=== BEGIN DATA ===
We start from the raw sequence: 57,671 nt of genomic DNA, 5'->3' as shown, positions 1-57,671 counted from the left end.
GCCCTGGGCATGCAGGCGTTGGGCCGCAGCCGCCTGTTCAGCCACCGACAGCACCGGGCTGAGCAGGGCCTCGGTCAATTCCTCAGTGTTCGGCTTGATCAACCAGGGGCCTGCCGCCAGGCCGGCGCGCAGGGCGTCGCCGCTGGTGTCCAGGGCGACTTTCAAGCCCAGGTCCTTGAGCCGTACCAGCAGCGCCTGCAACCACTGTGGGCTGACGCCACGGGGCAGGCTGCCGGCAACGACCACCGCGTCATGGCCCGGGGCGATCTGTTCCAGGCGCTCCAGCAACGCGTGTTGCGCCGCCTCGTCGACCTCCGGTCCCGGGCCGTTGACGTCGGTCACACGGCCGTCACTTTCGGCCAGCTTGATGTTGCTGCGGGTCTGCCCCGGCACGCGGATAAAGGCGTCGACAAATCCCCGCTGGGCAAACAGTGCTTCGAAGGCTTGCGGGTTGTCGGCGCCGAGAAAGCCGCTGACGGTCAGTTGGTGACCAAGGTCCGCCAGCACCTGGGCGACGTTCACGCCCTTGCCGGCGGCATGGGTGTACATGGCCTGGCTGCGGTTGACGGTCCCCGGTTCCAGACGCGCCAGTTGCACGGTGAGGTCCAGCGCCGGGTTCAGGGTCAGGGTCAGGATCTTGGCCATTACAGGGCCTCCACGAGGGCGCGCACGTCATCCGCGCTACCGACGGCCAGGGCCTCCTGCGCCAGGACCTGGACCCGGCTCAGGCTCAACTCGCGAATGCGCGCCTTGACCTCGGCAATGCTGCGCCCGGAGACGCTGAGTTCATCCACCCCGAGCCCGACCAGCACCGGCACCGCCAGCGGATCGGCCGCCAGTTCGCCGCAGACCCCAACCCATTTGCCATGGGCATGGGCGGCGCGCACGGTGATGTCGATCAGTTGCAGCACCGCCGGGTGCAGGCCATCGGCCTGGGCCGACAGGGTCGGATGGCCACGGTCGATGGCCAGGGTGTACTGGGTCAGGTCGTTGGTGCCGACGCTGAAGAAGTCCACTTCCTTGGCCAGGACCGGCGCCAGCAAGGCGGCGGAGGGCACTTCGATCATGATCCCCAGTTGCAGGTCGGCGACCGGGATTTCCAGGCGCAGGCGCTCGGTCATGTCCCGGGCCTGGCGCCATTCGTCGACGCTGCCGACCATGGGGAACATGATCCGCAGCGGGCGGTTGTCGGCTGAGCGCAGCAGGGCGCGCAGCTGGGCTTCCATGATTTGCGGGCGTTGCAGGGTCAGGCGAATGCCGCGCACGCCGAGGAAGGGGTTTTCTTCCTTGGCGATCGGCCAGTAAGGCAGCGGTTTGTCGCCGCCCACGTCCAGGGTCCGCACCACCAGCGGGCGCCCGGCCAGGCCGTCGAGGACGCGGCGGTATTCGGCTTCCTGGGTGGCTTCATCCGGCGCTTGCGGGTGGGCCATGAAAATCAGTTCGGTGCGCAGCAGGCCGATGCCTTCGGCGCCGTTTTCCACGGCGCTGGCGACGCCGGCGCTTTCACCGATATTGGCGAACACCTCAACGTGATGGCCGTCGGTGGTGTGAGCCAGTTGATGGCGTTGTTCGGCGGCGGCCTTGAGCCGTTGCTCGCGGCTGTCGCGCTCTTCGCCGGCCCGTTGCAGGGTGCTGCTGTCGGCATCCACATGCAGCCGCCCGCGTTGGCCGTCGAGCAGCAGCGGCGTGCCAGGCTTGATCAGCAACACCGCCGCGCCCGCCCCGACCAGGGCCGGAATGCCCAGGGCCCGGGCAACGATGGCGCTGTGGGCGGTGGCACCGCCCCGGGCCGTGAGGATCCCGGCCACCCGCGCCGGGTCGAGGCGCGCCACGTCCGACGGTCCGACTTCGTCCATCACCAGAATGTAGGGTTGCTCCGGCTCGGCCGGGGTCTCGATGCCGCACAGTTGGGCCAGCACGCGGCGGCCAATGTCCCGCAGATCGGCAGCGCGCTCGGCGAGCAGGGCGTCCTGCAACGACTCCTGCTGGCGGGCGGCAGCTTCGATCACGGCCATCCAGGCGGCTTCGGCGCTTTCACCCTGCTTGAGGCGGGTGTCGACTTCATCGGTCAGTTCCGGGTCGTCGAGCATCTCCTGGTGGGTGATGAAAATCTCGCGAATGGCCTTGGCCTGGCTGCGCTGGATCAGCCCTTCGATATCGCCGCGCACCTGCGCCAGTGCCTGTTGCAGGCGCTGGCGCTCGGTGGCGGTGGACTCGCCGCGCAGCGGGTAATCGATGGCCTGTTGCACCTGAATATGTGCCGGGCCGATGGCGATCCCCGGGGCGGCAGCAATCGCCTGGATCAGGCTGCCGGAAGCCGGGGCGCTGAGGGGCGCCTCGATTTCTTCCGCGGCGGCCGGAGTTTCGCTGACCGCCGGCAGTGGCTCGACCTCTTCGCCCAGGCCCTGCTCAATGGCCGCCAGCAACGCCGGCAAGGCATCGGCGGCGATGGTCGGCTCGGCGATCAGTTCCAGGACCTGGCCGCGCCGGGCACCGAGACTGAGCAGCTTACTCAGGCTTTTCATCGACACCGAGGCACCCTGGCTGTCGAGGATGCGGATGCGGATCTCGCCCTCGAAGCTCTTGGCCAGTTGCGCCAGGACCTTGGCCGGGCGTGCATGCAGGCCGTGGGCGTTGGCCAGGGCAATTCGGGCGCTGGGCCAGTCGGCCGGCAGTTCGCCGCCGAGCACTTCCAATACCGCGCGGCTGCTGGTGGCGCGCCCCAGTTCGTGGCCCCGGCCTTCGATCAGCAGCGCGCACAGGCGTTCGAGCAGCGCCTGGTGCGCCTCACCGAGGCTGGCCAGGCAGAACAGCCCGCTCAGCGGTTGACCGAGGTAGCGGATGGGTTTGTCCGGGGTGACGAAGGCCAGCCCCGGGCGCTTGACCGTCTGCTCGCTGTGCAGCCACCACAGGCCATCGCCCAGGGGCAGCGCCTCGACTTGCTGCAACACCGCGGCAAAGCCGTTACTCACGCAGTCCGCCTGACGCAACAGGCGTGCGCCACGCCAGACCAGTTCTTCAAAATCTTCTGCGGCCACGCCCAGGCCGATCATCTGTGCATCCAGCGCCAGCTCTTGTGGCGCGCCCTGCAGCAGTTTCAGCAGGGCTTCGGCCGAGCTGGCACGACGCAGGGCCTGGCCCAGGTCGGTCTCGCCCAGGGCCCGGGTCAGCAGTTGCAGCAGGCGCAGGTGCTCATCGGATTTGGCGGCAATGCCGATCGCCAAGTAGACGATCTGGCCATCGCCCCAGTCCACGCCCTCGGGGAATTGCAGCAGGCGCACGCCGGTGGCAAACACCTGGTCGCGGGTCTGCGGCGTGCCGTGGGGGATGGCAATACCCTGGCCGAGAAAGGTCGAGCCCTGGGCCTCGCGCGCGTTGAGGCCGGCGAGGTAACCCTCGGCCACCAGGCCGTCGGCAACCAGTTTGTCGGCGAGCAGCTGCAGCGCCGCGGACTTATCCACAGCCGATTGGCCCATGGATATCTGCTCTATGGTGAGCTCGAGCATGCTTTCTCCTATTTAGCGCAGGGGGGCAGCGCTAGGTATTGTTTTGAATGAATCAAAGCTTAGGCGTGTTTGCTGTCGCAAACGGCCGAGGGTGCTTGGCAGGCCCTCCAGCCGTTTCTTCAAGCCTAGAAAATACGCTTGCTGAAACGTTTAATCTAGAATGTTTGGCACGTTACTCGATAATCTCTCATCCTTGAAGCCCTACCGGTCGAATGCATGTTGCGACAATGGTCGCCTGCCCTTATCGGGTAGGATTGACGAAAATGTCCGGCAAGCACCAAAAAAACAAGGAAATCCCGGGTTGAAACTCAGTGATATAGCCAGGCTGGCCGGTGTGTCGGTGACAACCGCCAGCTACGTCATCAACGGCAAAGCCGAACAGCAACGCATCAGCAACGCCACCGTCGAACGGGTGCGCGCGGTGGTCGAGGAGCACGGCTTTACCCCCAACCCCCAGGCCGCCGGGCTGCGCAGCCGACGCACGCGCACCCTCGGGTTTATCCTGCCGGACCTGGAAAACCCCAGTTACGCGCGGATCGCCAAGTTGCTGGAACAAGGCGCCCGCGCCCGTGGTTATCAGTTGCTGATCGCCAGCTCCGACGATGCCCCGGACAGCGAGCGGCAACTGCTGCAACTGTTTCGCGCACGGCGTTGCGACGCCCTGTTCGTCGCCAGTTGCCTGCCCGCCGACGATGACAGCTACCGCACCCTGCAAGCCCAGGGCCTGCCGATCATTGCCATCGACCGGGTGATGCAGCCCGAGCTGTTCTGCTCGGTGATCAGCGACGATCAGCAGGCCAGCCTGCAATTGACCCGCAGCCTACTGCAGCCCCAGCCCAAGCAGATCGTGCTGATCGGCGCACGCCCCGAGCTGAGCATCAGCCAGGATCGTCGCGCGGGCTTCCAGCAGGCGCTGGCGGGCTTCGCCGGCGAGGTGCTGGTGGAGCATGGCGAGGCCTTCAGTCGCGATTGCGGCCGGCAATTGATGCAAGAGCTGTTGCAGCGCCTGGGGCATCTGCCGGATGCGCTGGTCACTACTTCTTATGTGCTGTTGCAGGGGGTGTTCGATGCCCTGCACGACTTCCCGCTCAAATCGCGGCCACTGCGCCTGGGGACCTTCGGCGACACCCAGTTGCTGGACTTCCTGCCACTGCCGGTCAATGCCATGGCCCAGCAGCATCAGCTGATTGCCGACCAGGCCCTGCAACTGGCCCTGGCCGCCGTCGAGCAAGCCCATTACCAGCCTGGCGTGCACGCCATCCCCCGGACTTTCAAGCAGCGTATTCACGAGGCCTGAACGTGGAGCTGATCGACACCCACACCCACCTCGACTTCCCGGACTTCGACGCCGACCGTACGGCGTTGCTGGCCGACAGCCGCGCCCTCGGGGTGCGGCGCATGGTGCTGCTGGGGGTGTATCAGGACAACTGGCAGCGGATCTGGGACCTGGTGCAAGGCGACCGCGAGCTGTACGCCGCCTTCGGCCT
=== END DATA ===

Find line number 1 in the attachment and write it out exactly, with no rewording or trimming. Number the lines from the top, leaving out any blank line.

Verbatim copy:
We start from the raw sequence: 57,671 nt of genomic DNA, 5'->3' as shown, positions 1-57,671 counted from the left end.